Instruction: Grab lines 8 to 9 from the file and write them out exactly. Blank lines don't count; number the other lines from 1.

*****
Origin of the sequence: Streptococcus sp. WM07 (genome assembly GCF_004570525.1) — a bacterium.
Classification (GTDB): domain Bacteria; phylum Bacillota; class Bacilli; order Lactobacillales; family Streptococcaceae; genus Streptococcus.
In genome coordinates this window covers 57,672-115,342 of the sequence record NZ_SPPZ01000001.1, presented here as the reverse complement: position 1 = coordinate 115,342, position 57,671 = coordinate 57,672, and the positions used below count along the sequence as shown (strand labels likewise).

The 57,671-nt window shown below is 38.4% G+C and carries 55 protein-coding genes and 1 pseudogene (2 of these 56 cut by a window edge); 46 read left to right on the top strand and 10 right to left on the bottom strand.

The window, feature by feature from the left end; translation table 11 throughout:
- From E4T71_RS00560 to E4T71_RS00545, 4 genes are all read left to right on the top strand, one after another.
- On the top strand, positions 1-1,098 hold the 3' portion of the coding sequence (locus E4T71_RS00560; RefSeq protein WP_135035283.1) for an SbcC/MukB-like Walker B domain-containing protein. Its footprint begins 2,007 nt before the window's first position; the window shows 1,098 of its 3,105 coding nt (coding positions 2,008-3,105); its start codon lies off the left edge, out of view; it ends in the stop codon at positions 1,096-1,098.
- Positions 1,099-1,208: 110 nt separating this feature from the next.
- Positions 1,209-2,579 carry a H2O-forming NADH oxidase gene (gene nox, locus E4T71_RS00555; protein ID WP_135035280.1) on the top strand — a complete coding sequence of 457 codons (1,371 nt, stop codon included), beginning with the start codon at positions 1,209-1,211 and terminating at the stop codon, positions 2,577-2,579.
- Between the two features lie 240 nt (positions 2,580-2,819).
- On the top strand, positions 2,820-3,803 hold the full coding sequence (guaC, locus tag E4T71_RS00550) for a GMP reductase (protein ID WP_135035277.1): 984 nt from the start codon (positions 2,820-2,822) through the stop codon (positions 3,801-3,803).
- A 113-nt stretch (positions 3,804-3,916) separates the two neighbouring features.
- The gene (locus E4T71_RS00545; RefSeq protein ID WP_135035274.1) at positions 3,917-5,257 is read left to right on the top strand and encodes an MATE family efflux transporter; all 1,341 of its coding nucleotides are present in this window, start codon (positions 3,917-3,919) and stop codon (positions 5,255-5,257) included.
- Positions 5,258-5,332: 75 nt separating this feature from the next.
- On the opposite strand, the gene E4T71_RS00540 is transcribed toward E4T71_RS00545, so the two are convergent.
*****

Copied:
- Positions 1,099-1,208: 110 nt separating this feature from the next.
- Positions 1,209-2,579 carry a H2O-forming NADH oxidase gene (gene nox, locus E4T71_RS00555; protein ID WP_135035280.1) on the top strand — a complete coding sequence of 457 codons (1,371 nt, stop codon included), beginning with the start codon at positions 1,209-1,211 and terminating at the stop codon, positions 2,577-2,579.